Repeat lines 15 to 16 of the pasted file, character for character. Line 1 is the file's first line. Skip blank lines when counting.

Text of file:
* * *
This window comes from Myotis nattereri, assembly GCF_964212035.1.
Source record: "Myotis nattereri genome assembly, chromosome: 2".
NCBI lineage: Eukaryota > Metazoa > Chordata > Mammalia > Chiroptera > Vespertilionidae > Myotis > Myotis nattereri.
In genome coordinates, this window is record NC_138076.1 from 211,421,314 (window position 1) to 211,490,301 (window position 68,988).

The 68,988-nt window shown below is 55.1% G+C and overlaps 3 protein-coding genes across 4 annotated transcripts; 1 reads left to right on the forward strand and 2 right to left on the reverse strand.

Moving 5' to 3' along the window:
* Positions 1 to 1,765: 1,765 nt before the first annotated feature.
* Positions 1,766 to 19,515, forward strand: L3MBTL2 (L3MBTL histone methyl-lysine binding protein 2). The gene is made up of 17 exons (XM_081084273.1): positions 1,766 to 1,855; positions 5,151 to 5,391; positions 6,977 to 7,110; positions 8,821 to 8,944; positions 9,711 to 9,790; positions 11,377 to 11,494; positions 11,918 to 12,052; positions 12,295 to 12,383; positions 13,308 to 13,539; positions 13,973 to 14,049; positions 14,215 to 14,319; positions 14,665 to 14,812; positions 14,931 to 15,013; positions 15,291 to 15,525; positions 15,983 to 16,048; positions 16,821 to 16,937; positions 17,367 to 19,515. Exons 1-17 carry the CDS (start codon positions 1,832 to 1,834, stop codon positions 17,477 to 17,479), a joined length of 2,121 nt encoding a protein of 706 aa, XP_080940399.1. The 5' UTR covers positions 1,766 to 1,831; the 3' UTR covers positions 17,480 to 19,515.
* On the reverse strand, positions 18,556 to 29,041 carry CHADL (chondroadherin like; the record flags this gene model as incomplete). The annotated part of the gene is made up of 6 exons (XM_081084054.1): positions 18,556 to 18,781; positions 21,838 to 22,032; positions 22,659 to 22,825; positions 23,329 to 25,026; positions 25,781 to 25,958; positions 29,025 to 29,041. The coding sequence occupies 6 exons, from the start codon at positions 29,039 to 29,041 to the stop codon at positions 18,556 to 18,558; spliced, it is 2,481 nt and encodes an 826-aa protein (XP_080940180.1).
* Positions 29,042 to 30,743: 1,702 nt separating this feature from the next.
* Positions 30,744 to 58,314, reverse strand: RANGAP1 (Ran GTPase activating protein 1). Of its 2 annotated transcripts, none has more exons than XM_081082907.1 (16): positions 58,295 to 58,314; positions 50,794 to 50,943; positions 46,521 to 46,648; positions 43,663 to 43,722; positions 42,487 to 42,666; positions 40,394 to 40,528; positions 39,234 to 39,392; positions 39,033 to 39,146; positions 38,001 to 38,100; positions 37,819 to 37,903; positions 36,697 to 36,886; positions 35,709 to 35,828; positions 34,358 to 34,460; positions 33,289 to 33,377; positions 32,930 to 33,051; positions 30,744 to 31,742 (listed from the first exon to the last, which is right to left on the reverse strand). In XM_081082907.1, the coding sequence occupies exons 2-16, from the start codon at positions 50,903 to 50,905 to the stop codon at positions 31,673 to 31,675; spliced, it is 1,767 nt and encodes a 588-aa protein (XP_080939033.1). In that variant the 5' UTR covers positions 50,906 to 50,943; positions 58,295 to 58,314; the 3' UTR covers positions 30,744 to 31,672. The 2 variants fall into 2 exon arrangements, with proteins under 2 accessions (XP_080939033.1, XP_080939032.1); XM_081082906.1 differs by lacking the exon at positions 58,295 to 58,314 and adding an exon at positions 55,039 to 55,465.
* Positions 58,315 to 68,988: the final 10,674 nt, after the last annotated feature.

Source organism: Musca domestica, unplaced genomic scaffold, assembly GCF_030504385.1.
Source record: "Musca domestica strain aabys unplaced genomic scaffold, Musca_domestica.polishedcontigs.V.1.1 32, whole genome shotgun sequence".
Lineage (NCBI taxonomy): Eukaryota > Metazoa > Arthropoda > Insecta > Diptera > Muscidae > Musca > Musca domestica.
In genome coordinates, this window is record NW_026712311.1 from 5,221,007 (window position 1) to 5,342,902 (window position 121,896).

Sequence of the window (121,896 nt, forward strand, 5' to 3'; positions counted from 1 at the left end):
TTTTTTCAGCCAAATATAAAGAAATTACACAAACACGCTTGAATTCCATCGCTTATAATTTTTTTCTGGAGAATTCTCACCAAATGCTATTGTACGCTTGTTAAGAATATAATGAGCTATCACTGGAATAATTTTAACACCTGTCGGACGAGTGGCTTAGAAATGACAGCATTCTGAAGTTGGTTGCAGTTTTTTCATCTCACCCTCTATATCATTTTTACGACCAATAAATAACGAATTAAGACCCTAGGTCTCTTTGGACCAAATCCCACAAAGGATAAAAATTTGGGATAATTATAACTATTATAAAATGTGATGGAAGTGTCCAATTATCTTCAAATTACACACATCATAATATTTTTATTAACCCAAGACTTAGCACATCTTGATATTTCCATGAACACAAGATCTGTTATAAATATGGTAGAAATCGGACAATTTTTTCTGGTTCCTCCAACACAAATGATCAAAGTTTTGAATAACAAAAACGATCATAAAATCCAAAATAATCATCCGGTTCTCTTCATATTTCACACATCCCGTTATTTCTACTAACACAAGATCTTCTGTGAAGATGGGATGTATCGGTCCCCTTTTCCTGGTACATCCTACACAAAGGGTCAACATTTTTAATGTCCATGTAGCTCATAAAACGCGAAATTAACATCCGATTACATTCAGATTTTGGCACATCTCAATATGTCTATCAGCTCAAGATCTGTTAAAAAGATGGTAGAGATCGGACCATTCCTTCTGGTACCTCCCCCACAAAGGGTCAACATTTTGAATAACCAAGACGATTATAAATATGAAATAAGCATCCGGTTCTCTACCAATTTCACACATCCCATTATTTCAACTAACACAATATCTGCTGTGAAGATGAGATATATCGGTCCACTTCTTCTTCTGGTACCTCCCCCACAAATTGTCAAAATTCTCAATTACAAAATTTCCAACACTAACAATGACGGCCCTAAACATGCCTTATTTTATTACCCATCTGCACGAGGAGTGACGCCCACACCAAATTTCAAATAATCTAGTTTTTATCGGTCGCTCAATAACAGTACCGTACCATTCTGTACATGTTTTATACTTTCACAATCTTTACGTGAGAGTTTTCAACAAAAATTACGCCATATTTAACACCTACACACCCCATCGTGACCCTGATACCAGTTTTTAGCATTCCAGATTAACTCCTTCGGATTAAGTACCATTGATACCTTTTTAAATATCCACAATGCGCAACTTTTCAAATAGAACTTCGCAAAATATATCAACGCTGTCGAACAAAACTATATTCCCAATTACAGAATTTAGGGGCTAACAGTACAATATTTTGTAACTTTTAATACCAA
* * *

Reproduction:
Lineage (NCBI taxonomy): Eukaryota > Metazoa > Arthropoda > Insecta > Diptera > Muscidae > Musca > Musca domestica.
In genome coordinates, this window is record NW_026712311.1 from 5,221,007 (window position 1) to 5,342,902 (window position 121,896).